At several recent, internationally attended scientific meetings, including the American Association for Cancer Research (AACR)'s “Shaping the Future of Cancer Prevention: A Roadmap for Integrative Cancer Science and Public Health” summit in Leesburg (VA) and the AACR Annual Meeting in New Orleans, the focus on cancer prevention to reduce cancer-related deaths was extensively discussed with renewed attention and emphasis. Cancer prevention should be actively proposed even to healthy individuals, and not just to individuals with high cancer risk. We discuss evaluation of a high cancer risk versus the relatively low risk for side effects of chemopreventive agents. The concept of cancer interception, which is halting transformed cells from becoming malignant cancers, should be adopted for cancer prevention. Potential prevention/interception actions include adopting healthy life style and avoiding carcinogens, repressing inflammation and pathologic angiogenesis, controlling metabolism, correcting insulin resistance and other metabolic alterations. Current drugs with limited toxicity can be repurposed to reduce cancer incidence. Aspirin is now being recommended for the prevention of colorectal cancer and it prevents other neoplasms as well. Metformin and β-blockers could be valuable for reducing pancreatic and breast cancer onset. On the basis of the evaluation of cancer risk, we here call for personalized approaches for cancer prevention and preventive interception and we envisage a list of measures and potential guidelines for preventive and interceptive strategies to reduce cancer burden. Investment into translational research to bring these approaches into public health policies and in the clinic is urgently needed. Clin Cancer Res; 22(17); 4322–7. ©2016 AACR.
Cancer interception, defined as an active way to fight cancer and carcinogenesis at early stages, has recently emerged as a new concept in oncology. Agents with known chemopreventive/angiopreventive activities might be able to “intercept” carcinogenesis before malignant conversion, invasion, and dissemination. Investigation of molecules allowing cancer interception, through modulation of specific molecular pathways in cancer cells or in tumor supporting host components, is urgently needed. Cancer prevention should be actively and broadly applied, with personalized prevention and precision interception approaches based on the evaluation of cancer risk versus the risk for side effects of chemopreventive or interceptive agents. We suggest a summary of actions that can be envisaged both at prevention or “interception” level, which may reduce the increasing burden of cancer due to extended lifespan.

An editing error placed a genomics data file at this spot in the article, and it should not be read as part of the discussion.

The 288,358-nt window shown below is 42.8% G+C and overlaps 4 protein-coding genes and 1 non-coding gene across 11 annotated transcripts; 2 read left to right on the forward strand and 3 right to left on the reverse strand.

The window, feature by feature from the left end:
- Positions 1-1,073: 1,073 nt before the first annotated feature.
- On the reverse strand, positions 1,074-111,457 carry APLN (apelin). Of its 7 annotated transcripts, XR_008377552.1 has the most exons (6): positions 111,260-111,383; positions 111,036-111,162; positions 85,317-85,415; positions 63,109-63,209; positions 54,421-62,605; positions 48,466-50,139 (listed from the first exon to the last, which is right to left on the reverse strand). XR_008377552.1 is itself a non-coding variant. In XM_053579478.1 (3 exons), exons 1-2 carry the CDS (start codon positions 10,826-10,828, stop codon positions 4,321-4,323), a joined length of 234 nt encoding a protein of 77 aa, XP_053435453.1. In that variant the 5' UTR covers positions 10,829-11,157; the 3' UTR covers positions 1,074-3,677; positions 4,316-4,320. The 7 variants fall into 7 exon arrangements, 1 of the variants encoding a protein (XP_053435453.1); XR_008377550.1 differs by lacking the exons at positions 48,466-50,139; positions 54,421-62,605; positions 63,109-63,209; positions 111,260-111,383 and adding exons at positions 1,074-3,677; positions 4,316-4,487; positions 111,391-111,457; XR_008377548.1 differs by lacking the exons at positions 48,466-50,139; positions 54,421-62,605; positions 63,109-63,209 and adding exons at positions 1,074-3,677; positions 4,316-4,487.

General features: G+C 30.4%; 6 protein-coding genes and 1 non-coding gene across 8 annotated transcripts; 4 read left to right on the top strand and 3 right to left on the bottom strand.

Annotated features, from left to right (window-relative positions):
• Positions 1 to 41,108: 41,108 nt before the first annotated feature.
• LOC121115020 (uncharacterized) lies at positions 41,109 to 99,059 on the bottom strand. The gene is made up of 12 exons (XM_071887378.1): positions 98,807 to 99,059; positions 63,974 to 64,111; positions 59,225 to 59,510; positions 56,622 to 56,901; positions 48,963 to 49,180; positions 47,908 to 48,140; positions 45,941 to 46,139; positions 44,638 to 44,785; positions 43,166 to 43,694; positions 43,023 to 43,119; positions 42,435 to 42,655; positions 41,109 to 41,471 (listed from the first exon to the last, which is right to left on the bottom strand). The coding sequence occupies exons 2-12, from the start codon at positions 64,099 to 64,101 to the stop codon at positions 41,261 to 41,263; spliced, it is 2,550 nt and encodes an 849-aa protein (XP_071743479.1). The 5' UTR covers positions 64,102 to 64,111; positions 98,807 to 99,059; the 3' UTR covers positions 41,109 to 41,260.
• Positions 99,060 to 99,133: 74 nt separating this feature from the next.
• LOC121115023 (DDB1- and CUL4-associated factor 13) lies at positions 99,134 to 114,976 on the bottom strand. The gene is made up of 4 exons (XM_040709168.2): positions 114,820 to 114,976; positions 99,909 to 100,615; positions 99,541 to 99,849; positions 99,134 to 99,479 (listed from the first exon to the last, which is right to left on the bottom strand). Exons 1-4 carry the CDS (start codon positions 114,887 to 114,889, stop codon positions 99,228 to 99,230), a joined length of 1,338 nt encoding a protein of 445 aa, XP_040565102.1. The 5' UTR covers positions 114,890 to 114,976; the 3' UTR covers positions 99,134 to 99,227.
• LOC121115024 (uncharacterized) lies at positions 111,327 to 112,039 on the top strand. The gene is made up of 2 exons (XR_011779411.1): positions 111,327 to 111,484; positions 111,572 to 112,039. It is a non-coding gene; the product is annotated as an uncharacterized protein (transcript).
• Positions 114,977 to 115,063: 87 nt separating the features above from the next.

Chronic noncommunicable diseases, in particular cancer, are becoming increasingly significant causes of death and long-term disability in both developed and developing countries. Extended life expectancy over 80 years is not accompanied by healthy ageing; wellbeing often deteriorates after the age of 70 years. The misleading value of addition of years to life without considering health is known as the “Tithonus mistake.” In this Greek legend, Eos (Aurora), the goddess of the dawn, felt in love with Tithonus, a mortal who was destined to die. She therefore asked Zeus to grant him immortal life; however, she forgot to ask for eternal youth. Tithonus, although immortal, aged and became increasingly debilitated and suffered. We are now facing the risk of the emergence of a Tithonus generation, with many “added” years, but of low quality of life, burdened by chronic illnesses. Cancer, cardio/cerebrovascular, neurodegenerative diseases, diabetes, and metabolic syndromes have several common causes. It is, therefore, strategic for a call to action in prevention: we have to “prevent the preventable,” including cancer and the other chronic degenerative diseases.
Chemoprevention is the use of natural, synthetic (laboratory-made), or biologic (living source) agents, able to delay, reverse, or inhibit tumor progression [as originally defined by Sporn and Newton (1)]. Chemoprevention represents a crucial tool for avoiding cancer insurgence or cancer progression. An ideal chemopreventive agent is a compound that can be administrated for extended periods of time to phenotypically healthy subjects without the occurrence of significant side effects. More intense chemoprevention strategies, although with a more risk for side effects, are suitable for people with higher risk of developing cancer: those with inherited cancer syndromes or family history of cancer, individuals with extensive carcinogen exposure, and patients with a previous cancer (2, 3). A more recent emerging concept is “cancer interception”: this means to actively interrupt a cancer development process at early stages before the tumor presents with clinical relevance (Fig. 1; refs. 4 and 5). Like the prevention approaches applied to other complex disorders such as heart disease, development of cancer can be “intercepted” with pharmacologic agents, slowing the growth of a tumor mass from initially transformed foci.